Monday, September 28, 2015

Three Poems by Diane Webster

Dust Particles

Even in wind
the cottonwood leaves
couldn't shake the dust
from their surface.
Grass tried to grow taller
to rise above billowing clouds
choking their blades.
Rocks buried themselves
in an attempt to filter
the fine particles
between cousin sand pebbles.
Even the sound of a stream
barely quenched the scene
until a monarch butterfly
appeared in an epiphany
so bright and new as if
freshly birthed from cocoon;
it fluttered through
the dingy turnoff
like the first breath
after a drowning.

Feather Tickles

A single feather sticks upright
between gravel in the driveway
where an Indian is buried
up to his feather,
where a dove suddenly veers
off course because of a feather
shed in mid-flight,
where an ant dragged the treasure
into the wind for the best chance
to launch skyward to see
the world scurrying below
like millions of its ancestors.

Bee Feeder

Bees have commandeered
the hummingbird feeder
this early September day.
Plastic, yellow flowers
ooze more nectar
than the originals below
growing brittle in Fall
like rust flaking off
an old wreck of a car
the bees call home at night.

Diane Webster enjoys the challenge of picturing images into words to fit her poems.  If she can envision her poem, she can write what she sees and her readers can visualize her ideas.  That's the excitement of writing.  Her work has appeared in "The Hurricane Review," "Eunoia Review," "Illya's Honey," and other literary magazines.

Sunday, September 27, 2015

A Poem by James Diaz

This Stir of Ours

Summer storm
I open to drink
from your tiny neck
the settled buzz
wind insects
here and there

is that you after life?
clawing in the mud
and how gross your other face is
cloud scuttle
lit in its belly bone
with fire wood and resin
of jet liner

so much civilization
we have to fence it out.

James Diaz lives in New York.  His poetry and fiction can be found in Calliope, Cheap Pop Lit, The Idiom, Black Mirror Magazine, and Pismire.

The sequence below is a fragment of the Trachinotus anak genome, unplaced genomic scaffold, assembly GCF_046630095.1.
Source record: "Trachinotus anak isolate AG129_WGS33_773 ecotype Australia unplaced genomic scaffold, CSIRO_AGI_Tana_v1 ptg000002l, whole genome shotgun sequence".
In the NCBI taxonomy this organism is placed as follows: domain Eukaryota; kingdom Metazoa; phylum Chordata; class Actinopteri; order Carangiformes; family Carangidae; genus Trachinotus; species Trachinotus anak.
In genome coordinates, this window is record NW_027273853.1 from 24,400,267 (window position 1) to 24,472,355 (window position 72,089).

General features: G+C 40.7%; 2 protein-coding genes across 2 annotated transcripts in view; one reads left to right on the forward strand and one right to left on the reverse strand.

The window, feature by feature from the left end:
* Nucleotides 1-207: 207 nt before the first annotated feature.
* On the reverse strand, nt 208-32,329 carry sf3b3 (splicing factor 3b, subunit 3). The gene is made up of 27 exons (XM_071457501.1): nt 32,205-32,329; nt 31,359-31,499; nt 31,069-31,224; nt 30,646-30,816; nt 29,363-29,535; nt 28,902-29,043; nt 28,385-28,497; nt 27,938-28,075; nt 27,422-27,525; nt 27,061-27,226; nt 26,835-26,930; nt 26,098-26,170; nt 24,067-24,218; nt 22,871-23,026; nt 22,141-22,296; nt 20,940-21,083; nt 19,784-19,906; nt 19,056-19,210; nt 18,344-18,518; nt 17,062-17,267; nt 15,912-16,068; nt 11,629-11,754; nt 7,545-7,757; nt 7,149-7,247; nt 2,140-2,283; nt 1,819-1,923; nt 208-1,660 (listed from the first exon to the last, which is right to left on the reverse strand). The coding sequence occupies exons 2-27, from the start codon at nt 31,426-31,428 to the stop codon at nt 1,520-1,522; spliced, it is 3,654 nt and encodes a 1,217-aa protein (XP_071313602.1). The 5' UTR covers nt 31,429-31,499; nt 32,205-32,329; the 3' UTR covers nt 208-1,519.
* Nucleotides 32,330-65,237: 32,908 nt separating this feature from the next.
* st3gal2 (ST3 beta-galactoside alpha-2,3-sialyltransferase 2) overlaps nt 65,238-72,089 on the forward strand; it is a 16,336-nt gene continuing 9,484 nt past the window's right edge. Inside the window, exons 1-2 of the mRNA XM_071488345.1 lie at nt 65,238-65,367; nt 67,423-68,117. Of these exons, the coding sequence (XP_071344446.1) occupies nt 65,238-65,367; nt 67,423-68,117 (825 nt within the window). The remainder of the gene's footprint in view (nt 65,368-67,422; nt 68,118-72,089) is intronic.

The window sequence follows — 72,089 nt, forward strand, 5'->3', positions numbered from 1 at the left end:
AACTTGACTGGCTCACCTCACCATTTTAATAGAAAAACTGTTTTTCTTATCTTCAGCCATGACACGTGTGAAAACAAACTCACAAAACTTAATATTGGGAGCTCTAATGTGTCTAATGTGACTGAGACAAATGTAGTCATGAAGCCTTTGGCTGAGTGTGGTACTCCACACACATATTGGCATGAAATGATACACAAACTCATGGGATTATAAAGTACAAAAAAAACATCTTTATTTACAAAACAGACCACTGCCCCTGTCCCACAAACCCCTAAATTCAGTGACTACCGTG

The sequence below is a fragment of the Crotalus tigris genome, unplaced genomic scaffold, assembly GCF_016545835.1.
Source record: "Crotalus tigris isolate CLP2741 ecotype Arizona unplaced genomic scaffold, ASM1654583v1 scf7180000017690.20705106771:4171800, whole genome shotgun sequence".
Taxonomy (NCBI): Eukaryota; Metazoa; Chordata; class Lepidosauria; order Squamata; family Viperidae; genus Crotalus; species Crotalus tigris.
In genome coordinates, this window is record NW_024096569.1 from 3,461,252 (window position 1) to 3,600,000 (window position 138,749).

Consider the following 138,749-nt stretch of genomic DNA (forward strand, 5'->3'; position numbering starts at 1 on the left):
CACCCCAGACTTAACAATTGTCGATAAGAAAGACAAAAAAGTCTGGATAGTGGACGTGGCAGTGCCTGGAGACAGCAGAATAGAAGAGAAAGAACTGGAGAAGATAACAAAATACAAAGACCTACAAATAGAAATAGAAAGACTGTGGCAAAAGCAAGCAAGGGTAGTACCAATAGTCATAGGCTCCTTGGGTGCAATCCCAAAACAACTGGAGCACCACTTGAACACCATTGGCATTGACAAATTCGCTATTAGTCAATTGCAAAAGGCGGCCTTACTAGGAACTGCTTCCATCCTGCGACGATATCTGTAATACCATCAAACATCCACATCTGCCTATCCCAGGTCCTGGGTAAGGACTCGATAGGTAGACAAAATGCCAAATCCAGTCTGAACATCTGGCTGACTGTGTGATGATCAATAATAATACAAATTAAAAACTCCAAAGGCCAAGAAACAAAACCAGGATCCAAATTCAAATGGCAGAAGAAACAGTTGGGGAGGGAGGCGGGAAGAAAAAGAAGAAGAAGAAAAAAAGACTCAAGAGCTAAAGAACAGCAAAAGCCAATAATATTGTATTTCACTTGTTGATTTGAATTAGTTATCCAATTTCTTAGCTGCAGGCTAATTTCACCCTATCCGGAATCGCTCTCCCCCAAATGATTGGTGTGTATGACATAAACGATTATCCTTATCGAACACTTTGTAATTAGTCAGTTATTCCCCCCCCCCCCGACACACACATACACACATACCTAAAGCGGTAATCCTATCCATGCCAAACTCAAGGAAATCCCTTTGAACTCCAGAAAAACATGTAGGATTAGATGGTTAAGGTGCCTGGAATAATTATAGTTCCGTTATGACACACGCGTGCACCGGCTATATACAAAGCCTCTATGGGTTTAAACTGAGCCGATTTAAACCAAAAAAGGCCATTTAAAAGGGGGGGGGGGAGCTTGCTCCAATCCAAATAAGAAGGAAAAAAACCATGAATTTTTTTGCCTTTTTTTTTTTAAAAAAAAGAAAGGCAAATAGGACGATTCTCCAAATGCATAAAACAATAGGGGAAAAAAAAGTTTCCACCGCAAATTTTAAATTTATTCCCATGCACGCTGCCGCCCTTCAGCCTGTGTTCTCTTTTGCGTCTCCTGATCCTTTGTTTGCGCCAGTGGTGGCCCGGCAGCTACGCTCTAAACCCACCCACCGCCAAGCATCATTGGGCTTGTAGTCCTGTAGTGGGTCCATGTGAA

Saturday, September 26, 2015

A Poem by Michael Lee Johnson

Sundown, Fall

Fall, everything is turning yellow and golden.
No wind, Indian summer, bright day,
wind charms with Indian enchantment,
last brides marry before first snowfall,
grass growth slows down, retreats,
haven of the winter grows legs, strong,
learns baby steps, pushes itself
up slowly against my patio door, freezes,
and says, "soon, soon, Spring I'll be there."
Winter is sweeping up what is left of fall,
making room for shorter day's longer nights.
I hear the echoes of the change of seasons,
till next sundown sunflowers grow.

Michael Lee Johnson lived ten years in Canada during the Vietnam era.  Now know as the Illinois poet, from  Itasca, IL.  Today he is a poet, freelance writer, and photographer who experiments with poetography (blending poetry with photography), and small business owner in Itasca, Illinois, who has been published in more than 875 small press magazines in 27 countries.  He edits 9 poetry sites.  Michael is the author of The Lost Americans:  From Exile to Freedom, several chapbooks of poetry, including, From Which Place the Morning Rises, Challenge of Night and Day, and Chicago Poems.  He also has over 73 poetry videos on YouTube.